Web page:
Unless the Academy wants the “Boyhood” parents to go home with matching awards, J.K. Simmons for “Whiplash” will certainly win.
BEST SUPPORTING ACTRESS:
Of the six major categories, Best Supporting Actress is the least buzzed about. Laura Dern for “Wild” and Keira Knightley for “The Imitation Game” received exactly zero fanfare. I’m sure they’re good performances but their nominations practically seem like filler. “Yeah, we liked those movies,” Oscar said. “Nominate some more people from them.” Neither of them will win.
Emma Stone, otherwise known as the Rightful Heir to America’s Sweetheart once everyone realizes Jennifer Lawrence is wildly overrated, snagged a nom for “Birdman.” I like Stone a lot and her performance in “Birdman” is one of the few things critics agreed on. However, this is clearly a stepping stone on a longer path for Stone towards dramatic acclaim. She’ll win an Oscar someday but not this year.
I’ve actually seen “Boyhood” and, though I’ve been a fan of Patricia Arquette for years, I was not blown away by her performance as Mason’s beleaguered mom with lousy taste in men. My opinion doesn’t matter. Arquette was scooped up 17 different Best Supporting Actress awards across multiple shows already. In an overall weak round-up, she seems certain to go home with another one.
Oh yeah, Meryl Streep was nominated again, for that shitty “Into the Woods” movie, because Oscar just can’t fucking help themselves. They have been afflicted with Streep Fever for years now and are clearly disinterested in receiving help for it. Presumably, someone at the Academy has a major crush on Streep and keeps hoping that, if they nominate her enough times, she’ll go out with them. If my connections are right, Meryl is already receiving Oscar buzz for the dump she just left in her hotel bathroom.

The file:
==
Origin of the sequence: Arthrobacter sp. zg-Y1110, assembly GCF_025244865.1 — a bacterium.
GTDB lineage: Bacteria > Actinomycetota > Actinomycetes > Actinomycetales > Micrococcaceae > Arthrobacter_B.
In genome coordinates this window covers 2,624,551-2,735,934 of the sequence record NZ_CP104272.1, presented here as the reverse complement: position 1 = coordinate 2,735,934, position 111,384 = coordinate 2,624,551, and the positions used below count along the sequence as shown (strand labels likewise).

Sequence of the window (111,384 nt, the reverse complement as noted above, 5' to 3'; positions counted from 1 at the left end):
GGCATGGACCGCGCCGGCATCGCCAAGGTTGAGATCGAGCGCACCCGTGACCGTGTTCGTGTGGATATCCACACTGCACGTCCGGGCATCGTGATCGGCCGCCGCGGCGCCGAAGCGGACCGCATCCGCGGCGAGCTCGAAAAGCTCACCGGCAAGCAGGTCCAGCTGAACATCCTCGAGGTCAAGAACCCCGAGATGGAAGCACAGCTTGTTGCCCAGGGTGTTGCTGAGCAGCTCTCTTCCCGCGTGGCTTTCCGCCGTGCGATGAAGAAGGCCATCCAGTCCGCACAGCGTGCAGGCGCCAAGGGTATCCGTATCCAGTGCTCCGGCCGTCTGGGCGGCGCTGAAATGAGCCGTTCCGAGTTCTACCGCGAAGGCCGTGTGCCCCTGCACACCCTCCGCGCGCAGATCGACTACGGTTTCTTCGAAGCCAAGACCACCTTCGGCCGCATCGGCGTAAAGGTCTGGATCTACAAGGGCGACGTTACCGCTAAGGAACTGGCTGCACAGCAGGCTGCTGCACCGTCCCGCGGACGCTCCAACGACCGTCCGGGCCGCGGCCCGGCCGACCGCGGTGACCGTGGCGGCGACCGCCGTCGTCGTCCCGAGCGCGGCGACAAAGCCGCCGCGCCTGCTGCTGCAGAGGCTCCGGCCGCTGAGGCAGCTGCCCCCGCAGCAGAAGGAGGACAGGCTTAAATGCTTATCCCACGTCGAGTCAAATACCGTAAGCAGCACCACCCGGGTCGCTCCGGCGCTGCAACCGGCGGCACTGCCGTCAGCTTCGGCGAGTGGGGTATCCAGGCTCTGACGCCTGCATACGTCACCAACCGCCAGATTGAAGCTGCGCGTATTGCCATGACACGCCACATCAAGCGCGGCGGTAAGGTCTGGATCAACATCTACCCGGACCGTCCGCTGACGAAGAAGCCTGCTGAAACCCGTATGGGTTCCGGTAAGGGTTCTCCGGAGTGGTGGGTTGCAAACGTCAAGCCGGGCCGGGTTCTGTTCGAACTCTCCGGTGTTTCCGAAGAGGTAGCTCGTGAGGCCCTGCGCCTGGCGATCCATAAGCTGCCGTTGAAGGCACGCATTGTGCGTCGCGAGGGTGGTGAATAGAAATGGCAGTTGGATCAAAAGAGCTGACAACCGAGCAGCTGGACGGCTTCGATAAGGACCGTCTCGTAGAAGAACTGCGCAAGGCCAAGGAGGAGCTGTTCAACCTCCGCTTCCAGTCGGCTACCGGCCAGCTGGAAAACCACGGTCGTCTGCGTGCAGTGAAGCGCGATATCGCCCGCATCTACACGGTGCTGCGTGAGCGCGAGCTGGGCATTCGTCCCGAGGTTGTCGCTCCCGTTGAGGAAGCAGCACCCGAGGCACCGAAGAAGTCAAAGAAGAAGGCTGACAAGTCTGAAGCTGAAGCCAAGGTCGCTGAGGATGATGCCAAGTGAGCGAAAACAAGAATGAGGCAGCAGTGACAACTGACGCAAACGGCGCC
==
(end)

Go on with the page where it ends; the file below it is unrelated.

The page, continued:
Patricia Arquette for “Boyhood.”
For years, Richard Linklater has been that critically beloved, hipster-approved filmmaker that the Academy just didn’t want to hear about. Linklater was obviously too cool for Oscar’s school anyhow, so I doubt he cared. Last year, a writing nomination for “Before Midnight” sneaked in, proving that Oscar has warmed up to Linklater. And now they’ve really warmed up to him. In a year where the expected Oscar bait dropped the ball, Linklater is currently the most buzzed-about choice for Best Director.
But will he win? We all know Wes Anderson should win. Anderson’s meticulously designed, hilarious, touching masterpieces have been kicking at the Academy’s door for years now. And Oscar liked “The Grand Budapest Hotel.” Yet right now, Anderson looks to come in in third place. A clean sweep for “Birdman” is still possible. Which means Alejandro González Iñárritu, and all his unnecessary diacritical marks, could be the night’s big winner.
All of them are more likely to win then Bennett Miller for “Foxcatcher” or Morten Tyldum for “The Imitation Game,” both of whom got nominated because of the wider good-will their films’ received. Who are these guys and, more importantly, why do we care?
Excluding an unforeseen “Birdman” bonanza, Richard Linklater for “Boyhood.”
Even if Iñárritu doesn’t win Best Director, he seems primed to take home a Best Original Screenplay award. “Boyhood” was impressive because of the way it was shot, not because of its writing. Oscar clearly loved Iñárritu’s self-reflective superhero satire and its writing has been especially lauded. It seems primed to win.